Circuit simulation & design

Hi All,

Big time problem. Pls see requirements below:

  1. Draw circuits & simulation
  2. PCB Routing
  3. Software design (programming & debugging)

Okay that does it. Had been doing simple programming on MPLAB, generating hex files and programming into PIC chips. Some parts of the circuit built are simulated in MultiSim.

Now I am thinking if there exist any development tools which I can simulate the entire design process. Meaning from the hex file or any format (where software is generated), the circuit can be simulated (similar to electronic workbench).

Quite new in this area... Any differences to the following tools:

  1. NI Development Suite
  2. NI Circuit Design Suite

And can any of these tools cover all the requirements and are there any tools out there beside theses offered by NI?

Thanks in advance ywz

Reply to
Loading thread data ...

I don't know of any simulation environments that will let you simulate software inside of a circuit simulation. While this would be useful, the market is a long way away from realizing it, and when it does the first system will cost $$$.

I use LT Spice to simulate the circuit bits I'm not sure about, Eagle to capture schematics to produce, regular old compilers to write software, and (if necessary) something like Scilab to simulate the whole system.

Tim Wescott
Control systems and communications consulting
 Click to see the full signature
Reply to
Tim Wescott


ted text -

I believe PicAxe has a basic circuit simulator, tied to their software simulator.


Reply to

kirjoitti viestissä:

Check Proteus VSM for Labcenter:

formatting link
. It can simulate uP software within a mixed mode Spice simulator.


Reply to
Leo Sahlsten

skrev i meddelelsen news:

Those are Not requirements - they are Tasks!

Altium claims to be able to do something like that, Mentor Graphics can also A.F.A.I.K. do full simulation.

The backside is that those tools are expensive to begin with, then every thing you want to simulate costs even more, then there is a license fee on all the parts, then you have to learn how to drive the tools ... and work out in what ways they are broken - which is a sortof a Heisenberg problem because to verify the tools you have to build things and measure with equipment.

I would almost always recommend to skip the can-do-all-(maybe) tools and spend maybe 1/10 of the costs on decent instruments and then measure the prototypes with them. The exception is the case where your business is large & monied enough to build the entire "design factory" around one toolset because then - after a lot of system integration and with the proper support team e.t.c., one can reach the holy grail of going directly from design to manufacture.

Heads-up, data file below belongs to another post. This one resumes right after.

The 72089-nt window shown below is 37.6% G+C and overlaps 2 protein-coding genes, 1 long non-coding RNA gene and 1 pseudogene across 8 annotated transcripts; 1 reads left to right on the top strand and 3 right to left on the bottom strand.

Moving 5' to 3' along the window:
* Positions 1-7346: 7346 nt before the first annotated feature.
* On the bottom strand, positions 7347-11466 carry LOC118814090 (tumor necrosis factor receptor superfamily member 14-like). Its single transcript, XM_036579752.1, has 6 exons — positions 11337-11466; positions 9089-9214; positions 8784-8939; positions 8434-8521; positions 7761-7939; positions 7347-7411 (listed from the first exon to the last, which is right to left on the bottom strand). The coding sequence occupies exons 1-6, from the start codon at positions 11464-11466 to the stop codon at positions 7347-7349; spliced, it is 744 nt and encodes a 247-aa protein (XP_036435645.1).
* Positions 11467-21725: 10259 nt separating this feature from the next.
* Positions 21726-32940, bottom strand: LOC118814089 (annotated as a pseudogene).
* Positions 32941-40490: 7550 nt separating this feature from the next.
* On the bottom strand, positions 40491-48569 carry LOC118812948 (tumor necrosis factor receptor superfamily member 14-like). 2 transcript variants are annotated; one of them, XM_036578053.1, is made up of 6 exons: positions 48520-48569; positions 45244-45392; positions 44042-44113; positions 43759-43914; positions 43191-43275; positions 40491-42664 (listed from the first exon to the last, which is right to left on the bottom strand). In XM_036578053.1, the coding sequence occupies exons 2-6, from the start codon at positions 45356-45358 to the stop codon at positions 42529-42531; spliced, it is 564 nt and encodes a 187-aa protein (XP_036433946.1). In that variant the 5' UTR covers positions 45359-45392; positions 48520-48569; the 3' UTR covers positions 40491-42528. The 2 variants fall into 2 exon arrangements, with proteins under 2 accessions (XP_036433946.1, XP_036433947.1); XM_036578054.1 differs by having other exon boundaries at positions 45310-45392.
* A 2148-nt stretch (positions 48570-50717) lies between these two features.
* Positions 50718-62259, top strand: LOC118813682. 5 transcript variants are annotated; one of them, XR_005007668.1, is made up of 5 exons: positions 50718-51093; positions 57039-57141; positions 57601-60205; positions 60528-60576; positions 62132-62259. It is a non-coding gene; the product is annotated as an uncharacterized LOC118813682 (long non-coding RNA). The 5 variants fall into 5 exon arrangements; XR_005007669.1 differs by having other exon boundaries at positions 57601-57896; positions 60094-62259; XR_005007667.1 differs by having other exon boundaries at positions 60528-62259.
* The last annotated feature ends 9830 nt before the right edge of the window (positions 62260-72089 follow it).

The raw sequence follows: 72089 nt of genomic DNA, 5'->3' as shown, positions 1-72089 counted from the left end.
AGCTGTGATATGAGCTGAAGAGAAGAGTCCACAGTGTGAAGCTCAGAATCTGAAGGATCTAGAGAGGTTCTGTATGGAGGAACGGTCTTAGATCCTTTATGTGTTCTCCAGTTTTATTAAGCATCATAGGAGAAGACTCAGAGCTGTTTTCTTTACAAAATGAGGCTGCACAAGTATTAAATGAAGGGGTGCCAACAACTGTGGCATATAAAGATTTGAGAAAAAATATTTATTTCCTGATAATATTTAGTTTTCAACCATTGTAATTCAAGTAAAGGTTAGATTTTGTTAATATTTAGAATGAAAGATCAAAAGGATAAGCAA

... Then the tool vendor goes bust ...

I.O.W. You need to build the thing anyway to verify that the tools designed it correctly, for that you will need test instruments, time and money. Simpler, cheaper tools consume less money and time so more ressources are available to The Job.

Reply to
Frithiof Jensen

"Frithiof Jensen" skrev i meddelelsen news:49365dd5$0$56777$

Having Raved & Ranted so I am sitting here just giving the Proteus PCB Design package a spin - Easy-PC cannot do a hierachical design sooo I need something more substantial.

formatting link
I think I like it - the software have a 'solid' feel to it!

I actually does look like one really *could* simulate all the way, including a microcontroller, with the full Proteus package + a simulation addon for about GBP 1500. Which, IMO, is not bad at all.

Reply to
Frithiof Jensen

"Frithiof Jensen" wrote in message news:493ff26b$0$56773$

I suspect the problem would always be that there aren't simulation models for some of the hardware you're using or that the real hardware has relatively tight timing constraints that aren't simulated the same. Still, I probably overestimate how much of a problem that is -- perhaps a lot of software could be developed strictly via simulation. I wonder how hard it is to create a new simulation model for, e.g., some I2C device you're talking to?

Reply to
Joel Koltner

ElectronDepot website is not affiliated with any of the manufacturers or service providers discussed here. All logos and trade names are the property of their respective owners.